'I didn't pull the zip up on my coat. I lost my arm and nearly died because of it'

William Sayers.
William Sayers.

Mark Bain

A Co Tyrone farm accident survivor has issued a stark warning on farm safety.

On the first day of the 2019 Balmoral Show, local meat processor ABP hosted a special event putting farm safety centre stage.

The audience, which consisted of ABP's farmer suppliers and stakeholders heard about the life-changing consequences of injuries sustained by two farm accident survivors.

William Sayers (41), the son of a dairy farmer from Donemana near Strabane, lost his arm when he was 12-years-old as a result of a farm machinery accident.

His father lost a leg when he was two-years-old in 1939 and his uncle, also William, died in a farming accident aged 25.

"My dad George had always warned me about safety and after being called in to dinner, my mum told me to put a coat on if I was going back out. I did, but didn't pull the zip up. Simple as that.

"It's a machine I'd used many times before. There was about two inches of an opening in the machinery on the back of my dad's tractor, a vacuum pump. My coat caught. I was pulled in. That should have been the end of me."

William's arm was gone, he suffered a head injury and the skin of his back was still attached to his coat when recovered later.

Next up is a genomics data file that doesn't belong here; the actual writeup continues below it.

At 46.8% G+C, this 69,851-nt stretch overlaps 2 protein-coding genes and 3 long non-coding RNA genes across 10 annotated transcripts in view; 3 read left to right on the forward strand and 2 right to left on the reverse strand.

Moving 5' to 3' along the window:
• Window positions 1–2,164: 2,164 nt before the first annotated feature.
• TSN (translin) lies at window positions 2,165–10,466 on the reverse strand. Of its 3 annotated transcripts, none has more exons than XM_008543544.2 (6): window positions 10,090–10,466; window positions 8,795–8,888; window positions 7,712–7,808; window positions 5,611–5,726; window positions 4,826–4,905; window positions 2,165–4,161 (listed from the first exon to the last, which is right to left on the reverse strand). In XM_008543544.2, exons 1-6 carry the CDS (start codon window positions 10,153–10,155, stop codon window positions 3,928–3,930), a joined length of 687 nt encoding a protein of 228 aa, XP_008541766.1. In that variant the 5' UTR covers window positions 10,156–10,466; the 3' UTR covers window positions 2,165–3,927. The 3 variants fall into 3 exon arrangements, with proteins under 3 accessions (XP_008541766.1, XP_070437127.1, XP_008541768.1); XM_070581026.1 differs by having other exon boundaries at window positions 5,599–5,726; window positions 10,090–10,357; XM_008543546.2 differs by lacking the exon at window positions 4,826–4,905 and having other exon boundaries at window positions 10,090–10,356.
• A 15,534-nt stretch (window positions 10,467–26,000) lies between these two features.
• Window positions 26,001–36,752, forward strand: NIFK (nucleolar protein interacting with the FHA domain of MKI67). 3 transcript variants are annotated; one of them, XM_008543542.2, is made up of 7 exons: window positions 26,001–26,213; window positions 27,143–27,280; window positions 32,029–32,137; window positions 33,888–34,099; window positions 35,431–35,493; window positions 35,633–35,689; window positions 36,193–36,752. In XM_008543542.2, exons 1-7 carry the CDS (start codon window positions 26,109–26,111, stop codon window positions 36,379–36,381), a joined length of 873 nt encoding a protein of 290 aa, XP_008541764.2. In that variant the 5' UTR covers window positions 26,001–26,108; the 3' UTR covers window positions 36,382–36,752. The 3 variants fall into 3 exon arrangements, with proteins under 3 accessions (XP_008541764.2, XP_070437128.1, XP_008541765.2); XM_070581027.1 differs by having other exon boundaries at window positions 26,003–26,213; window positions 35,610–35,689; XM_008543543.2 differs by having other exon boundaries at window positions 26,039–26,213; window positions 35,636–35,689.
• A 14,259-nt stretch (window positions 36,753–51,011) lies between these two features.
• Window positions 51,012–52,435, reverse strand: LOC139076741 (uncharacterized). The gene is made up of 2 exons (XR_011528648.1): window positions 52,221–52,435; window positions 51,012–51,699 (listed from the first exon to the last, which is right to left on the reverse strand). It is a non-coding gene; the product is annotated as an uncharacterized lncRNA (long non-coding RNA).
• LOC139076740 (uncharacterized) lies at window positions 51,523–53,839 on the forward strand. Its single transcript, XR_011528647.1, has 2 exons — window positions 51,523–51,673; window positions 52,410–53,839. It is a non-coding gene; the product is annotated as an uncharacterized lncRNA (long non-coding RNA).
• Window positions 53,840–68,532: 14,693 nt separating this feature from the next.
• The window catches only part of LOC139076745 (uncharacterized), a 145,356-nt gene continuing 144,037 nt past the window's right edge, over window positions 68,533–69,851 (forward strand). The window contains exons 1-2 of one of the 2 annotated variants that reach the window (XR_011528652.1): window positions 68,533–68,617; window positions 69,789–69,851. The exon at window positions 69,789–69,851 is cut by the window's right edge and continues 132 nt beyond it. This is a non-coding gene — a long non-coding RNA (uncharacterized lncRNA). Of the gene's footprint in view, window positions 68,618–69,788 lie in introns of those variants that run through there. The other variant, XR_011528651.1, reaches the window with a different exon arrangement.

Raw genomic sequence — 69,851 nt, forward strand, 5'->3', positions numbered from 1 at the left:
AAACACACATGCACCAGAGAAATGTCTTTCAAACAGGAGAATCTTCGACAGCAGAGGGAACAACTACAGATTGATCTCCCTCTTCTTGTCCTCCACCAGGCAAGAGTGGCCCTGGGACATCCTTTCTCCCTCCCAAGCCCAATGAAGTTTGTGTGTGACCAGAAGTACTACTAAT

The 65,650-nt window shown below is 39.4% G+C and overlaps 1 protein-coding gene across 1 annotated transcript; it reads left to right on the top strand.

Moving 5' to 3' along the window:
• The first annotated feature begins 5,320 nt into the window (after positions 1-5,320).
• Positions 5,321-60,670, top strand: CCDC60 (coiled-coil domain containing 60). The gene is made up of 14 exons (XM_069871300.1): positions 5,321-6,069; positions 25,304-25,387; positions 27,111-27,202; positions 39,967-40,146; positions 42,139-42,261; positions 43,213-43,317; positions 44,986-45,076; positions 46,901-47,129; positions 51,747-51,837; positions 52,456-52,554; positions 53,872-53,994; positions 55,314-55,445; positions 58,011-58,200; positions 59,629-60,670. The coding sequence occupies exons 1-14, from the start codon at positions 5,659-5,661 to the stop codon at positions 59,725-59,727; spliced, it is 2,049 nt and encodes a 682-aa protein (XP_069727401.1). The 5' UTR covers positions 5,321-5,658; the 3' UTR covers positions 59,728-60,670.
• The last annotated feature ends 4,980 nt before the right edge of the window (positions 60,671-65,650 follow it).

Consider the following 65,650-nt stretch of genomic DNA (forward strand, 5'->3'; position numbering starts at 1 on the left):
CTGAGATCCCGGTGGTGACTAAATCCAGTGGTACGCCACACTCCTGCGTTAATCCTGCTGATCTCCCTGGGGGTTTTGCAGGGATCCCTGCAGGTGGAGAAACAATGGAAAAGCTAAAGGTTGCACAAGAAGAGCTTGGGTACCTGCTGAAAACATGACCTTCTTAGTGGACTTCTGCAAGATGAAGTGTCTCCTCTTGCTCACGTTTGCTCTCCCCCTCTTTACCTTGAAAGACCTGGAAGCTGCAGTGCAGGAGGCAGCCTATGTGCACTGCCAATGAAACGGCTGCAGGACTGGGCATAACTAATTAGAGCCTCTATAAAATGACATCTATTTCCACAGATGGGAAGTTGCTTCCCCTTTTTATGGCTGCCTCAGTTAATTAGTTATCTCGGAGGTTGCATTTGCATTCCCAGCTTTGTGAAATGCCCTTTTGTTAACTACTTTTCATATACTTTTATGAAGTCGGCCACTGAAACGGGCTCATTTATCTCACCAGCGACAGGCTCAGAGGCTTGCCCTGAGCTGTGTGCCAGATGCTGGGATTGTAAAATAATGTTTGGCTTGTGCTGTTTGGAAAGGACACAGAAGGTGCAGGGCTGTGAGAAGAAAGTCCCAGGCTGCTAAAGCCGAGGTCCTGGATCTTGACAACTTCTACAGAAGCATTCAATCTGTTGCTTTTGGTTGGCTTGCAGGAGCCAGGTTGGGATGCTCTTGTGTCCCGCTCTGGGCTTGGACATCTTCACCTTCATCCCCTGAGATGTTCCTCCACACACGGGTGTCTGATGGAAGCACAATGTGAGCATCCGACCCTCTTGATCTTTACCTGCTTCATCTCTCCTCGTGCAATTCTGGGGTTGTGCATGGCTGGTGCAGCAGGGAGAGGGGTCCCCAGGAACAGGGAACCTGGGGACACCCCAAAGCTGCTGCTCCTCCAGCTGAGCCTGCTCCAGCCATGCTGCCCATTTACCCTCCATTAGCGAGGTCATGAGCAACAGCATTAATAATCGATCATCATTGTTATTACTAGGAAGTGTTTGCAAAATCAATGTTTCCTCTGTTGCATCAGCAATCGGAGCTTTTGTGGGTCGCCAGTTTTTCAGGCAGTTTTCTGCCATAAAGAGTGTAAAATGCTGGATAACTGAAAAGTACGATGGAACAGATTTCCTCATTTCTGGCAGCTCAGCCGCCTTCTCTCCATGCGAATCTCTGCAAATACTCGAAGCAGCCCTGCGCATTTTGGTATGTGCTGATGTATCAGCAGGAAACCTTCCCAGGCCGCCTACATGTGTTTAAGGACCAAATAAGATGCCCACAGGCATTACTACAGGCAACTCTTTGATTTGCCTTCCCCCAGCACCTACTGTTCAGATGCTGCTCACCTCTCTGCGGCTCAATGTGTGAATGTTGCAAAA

"It was traumatic," he said. "I remember my dad taking me to the hospital and at that stage he knew I was going to die. I was holding my shoulder. It felt like a piece of raw steak, but the shock had kicked in. The nerves were gone so there was no pain.

"It's the knock-on effect that hits hard. My dad had invested a lot in the farm and that was to be my future as the only son. It was never going to happen. I thought about the simple things like would I be able to tie my laces, would I ever get a girlfriend?

"Accidents affect so many people so I'm using my experience to warn people to stop and take time to consider the dangers.

"I urge farmers to take five minutes, or whatever time it takes, to do the job at hand safely. It can make all the difference.

"Someone was looking after me that day and I'm here today in tribute to my mum Kathleen who passed away just last week."

Now married for 14 years to Elaine, William has three daughters and has been working in tractor sales for 25 years.

"There was no way I could go back on the farm," he said. "Those days were over before they even started. The whole family had to reassess, both career wise and financially.

"Over 100 people are injured on our farms every month in Northern Ireland, and if I've lost my arm so I can help bring that number down then it's worth it."

Also speaking was Ann Doherty, a mother of three from Kilkenny, who was attacked by a bull 10 years ago.

"Your whole life is affected - and your family's too," she said.

"The psychological impact is much harder to deal with than the physical impact. I wasn't able to talk about my accident for a long time but I am now able to share my story and I hope it helps encourage others to take more care on the farm.

"For the sake of a few minutes, put your phone down and concentrate on what you are doing."

Chairman of the Farm Safety Partnership, Harry Sinclair, said farming still has a poor safety record and there were too many accidents involving the main hazard areas of slurry, animals, falls and equipment.

"Taking a moment before starting a task may be the difference between losing life or limb," warned Mr Sinclair.

"We need to ask ourselves, is there anything else to do to make this work safer, such as getting help or using the right equipment?"

Online Editors